Fin de partie: A Group of Self-Portraits by Jean-Léon Gérôme
Between 1886 and 1902, at the close of his career, Jean-Léon Gérôme produced a group of painted and photographic self-portraits depicting himself at work in his sculpture studio. The author considers these works as a series through which the artist came to terms with the "anxiety of lateness" provoked both by his advancing years and the decline of the academic and official institutional structures on which he had built his career.
"The Fresh Breeze of a Modern Attitude towards Building": Christoph Hehl's Neo-Romanesque Rosary Church in Berlin Steglitz (1899–1900)
In their rapidly modernizing and urbanizing surroundings, the Catholic parishioners of the Rosary Church (1899–1900) in the Berlin suburb of Steglitz sought a physical connection to their medieval past via the architectural language of the neo-Romanesque. The specific variant of the neo-Romanesque style that architect Christoph Hehl envisioned for them is more than a straightforward imitation of a past style, but is instead a hybrid structure that incorporates local traditions to assert a historical Catholic presence in Protestant Prussia as well as an Italianate interior that recalls Catholicism's origins.
The Politics of Applied Color in Early Photography
Before autographic color processes lent "unmediated" chromatic realism to photography in the early twentieth century, color photographs most often were sites of mixed media governed by the contrasting discourses of painterly essentialization and photo-indexical reproduction. As we investigate the relationship between these separate and often gendered aesthetics, codified in mid-nineteenth-century photographic manuals and reinforced by labor divisions and distinctions between color and form, we encounter the largely overlooked politics of applied color in early photography, and the missing history of its practitioners.
Arthur Tooth: A London Art Dealer in the Spotlight, 1870–1871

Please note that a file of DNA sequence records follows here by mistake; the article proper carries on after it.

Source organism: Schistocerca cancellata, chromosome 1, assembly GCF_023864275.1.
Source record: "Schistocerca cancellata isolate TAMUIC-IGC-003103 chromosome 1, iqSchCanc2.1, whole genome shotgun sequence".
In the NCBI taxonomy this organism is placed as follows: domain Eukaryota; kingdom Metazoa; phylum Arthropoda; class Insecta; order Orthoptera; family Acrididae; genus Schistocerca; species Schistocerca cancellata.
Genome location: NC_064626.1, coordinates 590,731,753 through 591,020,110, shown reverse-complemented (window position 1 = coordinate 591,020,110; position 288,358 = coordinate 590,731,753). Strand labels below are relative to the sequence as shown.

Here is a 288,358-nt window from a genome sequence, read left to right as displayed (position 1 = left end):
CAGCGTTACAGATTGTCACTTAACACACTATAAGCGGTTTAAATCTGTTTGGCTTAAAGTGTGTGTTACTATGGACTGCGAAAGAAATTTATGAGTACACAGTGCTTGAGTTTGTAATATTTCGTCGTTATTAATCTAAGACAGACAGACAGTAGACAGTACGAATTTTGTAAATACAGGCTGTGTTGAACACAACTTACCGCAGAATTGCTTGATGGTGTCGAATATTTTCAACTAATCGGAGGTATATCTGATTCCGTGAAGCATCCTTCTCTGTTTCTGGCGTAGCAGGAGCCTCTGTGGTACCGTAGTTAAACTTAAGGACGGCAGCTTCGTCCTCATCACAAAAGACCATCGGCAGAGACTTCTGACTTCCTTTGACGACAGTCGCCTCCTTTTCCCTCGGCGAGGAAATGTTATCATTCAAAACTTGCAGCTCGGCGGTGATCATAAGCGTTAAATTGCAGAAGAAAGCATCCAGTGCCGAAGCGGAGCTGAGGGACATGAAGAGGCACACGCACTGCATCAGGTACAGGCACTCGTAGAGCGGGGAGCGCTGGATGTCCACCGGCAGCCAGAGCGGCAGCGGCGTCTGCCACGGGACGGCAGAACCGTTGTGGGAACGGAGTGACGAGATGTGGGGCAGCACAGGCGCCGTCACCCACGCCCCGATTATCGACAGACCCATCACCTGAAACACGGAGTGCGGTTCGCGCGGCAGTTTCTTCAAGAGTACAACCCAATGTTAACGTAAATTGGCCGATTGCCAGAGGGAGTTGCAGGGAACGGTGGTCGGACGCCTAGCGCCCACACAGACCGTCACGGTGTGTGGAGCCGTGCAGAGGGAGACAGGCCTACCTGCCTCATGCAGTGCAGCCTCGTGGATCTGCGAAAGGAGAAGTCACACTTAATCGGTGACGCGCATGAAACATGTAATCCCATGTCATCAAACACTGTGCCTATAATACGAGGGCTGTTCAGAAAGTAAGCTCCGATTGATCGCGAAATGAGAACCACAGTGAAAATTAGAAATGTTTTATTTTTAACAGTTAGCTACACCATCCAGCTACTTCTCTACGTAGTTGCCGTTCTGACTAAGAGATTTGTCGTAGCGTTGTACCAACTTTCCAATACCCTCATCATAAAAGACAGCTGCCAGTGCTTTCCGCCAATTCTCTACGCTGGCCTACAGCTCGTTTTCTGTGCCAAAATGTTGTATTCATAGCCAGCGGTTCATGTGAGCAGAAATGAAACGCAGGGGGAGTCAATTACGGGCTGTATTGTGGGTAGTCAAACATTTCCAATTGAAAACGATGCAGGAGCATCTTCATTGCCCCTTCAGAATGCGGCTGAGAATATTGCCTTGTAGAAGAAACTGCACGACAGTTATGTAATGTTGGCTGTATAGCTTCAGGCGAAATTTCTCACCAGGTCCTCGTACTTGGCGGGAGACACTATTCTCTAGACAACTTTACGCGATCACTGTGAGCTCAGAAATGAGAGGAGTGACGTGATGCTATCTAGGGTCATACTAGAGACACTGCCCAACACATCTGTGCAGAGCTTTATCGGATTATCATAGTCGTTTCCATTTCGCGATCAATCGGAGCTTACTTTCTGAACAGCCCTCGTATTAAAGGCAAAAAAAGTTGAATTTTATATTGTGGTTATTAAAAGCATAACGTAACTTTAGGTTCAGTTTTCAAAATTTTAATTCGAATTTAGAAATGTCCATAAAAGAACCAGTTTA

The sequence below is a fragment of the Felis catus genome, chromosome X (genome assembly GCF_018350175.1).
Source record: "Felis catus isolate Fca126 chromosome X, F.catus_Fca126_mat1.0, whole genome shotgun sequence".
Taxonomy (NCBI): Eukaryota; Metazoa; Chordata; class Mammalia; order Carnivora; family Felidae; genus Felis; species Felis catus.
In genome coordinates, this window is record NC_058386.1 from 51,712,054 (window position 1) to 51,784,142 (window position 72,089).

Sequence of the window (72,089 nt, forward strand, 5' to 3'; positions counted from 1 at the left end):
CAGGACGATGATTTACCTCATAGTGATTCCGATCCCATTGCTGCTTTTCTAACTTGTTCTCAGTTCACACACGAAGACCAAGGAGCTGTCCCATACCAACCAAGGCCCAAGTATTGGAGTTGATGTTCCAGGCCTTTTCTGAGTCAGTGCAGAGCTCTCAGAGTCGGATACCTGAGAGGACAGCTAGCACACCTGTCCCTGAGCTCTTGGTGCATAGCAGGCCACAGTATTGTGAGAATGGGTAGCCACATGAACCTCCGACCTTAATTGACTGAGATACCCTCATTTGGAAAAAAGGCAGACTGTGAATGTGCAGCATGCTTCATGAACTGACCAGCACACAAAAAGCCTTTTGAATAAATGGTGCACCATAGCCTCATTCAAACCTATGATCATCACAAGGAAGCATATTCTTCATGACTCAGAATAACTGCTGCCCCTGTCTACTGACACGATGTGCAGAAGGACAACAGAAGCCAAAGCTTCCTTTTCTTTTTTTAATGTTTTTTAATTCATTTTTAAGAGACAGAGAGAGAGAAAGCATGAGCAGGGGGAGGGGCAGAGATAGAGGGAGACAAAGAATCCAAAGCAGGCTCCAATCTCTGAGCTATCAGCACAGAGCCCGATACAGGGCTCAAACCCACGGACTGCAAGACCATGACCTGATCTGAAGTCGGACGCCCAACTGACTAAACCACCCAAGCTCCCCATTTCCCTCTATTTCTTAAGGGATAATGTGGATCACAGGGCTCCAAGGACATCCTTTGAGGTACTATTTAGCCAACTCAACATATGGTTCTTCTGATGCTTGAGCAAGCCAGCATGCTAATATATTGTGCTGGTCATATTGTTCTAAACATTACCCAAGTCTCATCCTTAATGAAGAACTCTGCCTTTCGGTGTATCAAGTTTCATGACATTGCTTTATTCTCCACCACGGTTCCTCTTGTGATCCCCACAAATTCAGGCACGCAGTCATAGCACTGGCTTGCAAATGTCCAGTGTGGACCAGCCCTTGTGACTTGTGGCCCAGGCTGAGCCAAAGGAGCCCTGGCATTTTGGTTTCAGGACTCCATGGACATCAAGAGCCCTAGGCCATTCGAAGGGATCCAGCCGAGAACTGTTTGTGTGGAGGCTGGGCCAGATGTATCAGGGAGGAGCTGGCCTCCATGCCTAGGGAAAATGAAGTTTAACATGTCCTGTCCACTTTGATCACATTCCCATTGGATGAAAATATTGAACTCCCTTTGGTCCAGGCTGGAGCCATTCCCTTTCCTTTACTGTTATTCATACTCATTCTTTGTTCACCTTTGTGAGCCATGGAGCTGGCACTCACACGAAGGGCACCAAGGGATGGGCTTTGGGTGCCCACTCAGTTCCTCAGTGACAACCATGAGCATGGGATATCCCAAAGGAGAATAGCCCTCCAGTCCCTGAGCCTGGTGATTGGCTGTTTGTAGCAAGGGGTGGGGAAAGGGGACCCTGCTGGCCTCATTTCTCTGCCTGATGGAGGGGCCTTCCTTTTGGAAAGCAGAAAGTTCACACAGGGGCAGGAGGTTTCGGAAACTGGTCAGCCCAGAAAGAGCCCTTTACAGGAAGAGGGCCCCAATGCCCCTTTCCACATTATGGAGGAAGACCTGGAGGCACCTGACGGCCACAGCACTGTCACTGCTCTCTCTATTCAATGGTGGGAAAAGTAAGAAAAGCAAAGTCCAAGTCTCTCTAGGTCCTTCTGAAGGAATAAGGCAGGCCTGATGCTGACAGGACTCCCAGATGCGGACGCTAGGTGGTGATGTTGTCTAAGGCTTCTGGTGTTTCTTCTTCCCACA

Analyses of the 1870–1871 inventory records of the London art dealing firm of Arthur Tooth reveal widespread trade collaboration that maximized the influx of new artists and optimized the opportunities for sale to the public of their works as well as other paintings by well-established artists. By functioning as both arbitrageurs and market-makers, dealers facilitated stability and growth of a now mature market in luxury goods with added speculative commodity character and thus contributed to a far greater extent to the subsequent, and still ongoing, explosion of styles than hitherto acknowledged.
Modern Museum Practice in Nineteenth-Century Mexico: The Academy of San Carlos and la antigua escuela mexicana
In 1855, José Bernardo Couto, director of the Academy of San Carlos in Mexico City, responded to a request by the president, Antonio López de Santa Anna for the creation of a gallery of national art by collecting works, which he regarded as representing the Old Mexican School of Painting. Early museum practice in Mexico, exemplified here by the public display of this formative collection, was shaped by the peculiarities of the nineteenth-century political and cultural landscape in Mexico City, which was primarily defined by the ideological tensions between Liberals and Conservatives.